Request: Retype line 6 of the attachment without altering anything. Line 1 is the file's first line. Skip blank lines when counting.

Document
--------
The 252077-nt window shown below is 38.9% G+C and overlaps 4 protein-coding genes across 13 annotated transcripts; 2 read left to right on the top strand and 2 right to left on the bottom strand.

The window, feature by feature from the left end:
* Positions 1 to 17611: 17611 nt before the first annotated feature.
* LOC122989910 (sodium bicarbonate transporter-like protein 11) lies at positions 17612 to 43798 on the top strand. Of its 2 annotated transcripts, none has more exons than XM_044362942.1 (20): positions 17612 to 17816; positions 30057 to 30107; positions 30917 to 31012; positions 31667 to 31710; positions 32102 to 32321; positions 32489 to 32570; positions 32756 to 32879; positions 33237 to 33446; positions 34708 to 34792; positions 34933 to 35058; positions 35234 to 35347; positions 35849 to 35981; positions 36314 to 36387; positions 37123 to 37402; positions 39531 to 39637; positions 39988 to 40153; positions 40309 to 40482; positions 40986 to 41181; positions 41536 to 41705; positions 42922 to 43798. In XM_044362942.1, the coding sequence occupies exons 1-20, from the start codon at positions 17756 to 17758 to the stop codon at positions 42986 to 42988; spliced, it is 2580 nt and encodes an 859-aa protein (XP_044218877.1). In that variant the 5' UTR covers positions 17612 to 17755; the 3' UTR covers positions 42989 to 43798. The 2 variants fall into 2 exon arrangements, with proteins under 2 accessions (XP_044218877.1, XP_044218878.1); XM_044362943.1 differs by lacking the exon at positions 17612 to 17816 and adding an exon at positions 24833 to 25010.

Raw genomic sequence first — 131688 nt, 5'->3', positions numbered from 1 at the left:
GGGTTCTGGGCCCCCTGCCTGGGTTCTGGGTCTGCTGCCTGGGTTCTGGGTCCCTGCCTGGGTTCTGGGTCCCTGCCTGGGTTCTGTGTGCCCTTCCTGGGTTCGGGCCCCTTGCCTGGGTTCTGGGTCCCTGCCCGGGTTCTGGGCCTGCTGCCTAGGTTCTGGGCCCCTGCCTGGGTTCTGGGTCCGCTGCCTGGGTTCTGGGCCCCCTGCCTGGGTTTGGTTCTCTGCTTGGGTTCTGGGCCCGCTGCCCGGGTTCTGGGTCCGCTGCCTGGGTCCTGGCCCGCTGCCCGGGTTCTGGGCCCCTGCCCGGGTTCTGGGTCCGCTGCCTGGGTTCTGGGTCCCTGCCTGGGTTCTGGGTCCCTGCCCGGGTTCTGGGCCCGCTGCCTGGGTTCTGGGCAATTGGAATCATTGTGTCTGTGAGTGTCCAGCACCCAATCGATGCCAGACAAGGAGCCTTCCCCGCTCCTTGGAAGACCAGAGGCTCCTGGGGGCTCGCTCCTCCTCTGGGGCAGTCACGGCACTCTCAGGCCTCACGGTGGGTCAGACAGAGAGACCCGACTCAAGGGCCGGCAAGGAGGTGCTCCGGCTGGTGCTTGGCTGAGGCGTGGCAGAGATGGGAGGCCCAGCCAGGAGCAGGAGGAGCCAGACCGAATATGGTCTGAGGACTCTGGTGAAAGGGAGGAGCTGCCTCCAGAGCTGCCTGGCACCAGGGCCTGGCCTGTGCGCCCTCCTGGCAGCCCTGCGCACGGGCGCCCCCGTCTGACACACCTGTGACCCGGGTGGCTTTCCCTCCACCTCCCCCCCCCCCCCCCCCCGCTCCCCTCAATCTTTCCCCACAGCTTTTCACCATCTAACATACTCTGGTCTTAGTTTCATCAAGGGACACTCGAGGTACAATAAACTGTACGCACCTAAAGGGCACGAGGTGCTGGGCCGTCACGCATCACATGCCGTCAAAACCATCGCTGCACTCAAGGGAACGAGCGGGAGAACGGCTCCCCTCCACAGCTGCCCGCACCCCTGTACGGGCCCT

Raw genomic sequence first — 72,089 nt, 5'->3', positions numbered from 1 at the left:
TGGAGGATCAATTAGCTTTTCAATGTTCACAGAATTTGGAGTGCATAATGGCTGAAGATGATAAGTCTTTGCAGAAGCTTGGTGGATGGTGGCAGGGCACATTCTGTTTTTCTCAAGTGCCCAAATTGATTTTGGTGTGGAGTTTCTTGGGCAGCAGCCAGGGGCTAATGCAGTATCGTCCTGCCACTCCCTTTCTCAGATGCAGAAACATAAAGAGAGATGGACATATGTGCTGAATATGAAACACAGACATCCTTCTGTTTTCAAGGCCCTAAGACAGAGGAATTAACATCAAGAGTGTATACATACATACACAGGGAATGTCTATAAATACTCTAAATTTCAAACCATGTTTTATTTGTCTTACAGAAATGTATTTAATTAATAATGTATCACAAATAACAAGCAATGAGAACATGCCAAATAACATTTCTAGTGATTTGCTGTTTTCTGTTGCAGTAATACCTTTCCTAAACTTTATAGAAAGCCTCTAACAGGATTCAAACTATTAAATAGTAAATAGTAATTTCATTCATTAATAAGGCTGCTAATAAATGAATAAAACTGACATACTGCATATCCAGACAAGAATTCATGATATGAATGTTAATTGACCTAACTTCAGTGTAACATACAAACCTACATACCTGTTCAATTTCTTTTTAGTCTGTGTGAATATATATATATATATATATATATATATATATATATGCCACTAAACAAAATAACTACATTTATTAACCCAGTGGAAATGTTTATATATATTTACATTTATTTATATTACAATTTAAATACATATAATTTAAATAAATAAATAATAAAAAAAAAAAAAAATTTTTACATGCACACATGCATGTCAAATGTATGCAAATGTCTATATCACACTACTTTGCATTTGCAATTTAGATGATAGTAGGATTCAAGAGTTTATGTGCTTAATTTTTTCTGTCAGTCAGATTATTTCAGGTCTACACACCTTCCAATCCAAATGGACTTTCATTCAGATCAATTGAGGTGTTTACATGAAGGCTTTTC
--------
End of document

GGGTTCTGGGCCCCCTGCCTGGGTTCTGGGTCTGCTGCCTGGGTTCTGGGTCCCTGCCTGGGTTCTGGGTCCCTGCCTGGGTTCTGTGTGCCCTTCCTGGGTTCGGGCCCCTTGCCTGGGTTCTGGGTCCCTGCCCGGGTTCTGGGCCTGCTGCCTAGGTTCTGGGCCCCTGCCTGGGTTCTGGGTCCGCTGCCTGGGTTCTGGGCCCCCTGCCTGGGTTTGGTTCTCTGCTTGGGTTCTGGGCCCGCTGCCCGGGTTCTGGGTCCGCTGCCTGGGTCCTGGCCCGCTGCCCGGGTTCTGGGCCCCTGCCCGGGTTCTGGGTCCGCTGCCTGGGTTCTGGGTCCCTGCCTGGGTTCTGGGTCCCTGCCCGGGTTCTGGGCCCGCTGCCTGGGTTCTGGGCAATTGGAATCATTGTGTCTGTGAGTGTCCAGCACCCAATCGATGCCAGACAAGGAGCCTTCCCCGCTCCTTGGAAGACCAGAGGCTCCTGGGGGCTCGCTCCTCCTCTGGGGCAGTCACGGCACTCTCAGGCCTCACGGTGGGTCAGACAGAGAGACCCGACTCAAGGGCCGGCAAGGAGGTGCTCCGGCTGGTGCTTGGCTGAGGCGTGGCAGAGATGGGAGGCCCAGCCAGGAGCAGGAGGAGCCAGACCGAATATGGTCTGAGGACTCTGGTGAAAGGGAGGAGCTGCCTCCAGAGCTGCCTGGCACCAGGGCCTGGCCTGTGCGCCCTCCTGGCAGCCCTGCGCACGGGCGCCCCCGTCTGACACACCTGTGACCCGGGTGGCTTTCCCTCCACCTCCCCCCCCCCCCCCCCCCGCTCCCCTCAATCTTTCCCCACAGCTTTTCACCATCTAACATACTCTGGTCTTAGTTTCATCAAGGGACACTCGAGGTACAATAAACTGTACGCACCTAAAGGGCACGAGGTGCTGGGCCGTCACGCATCACATGCCGTCAAAACCATCGCTGCACTCAAGGGAACGAGCGGGAGAACGGCTCCCCTCCACAGCTGCCCGCACCCCTGTACGGGCCCT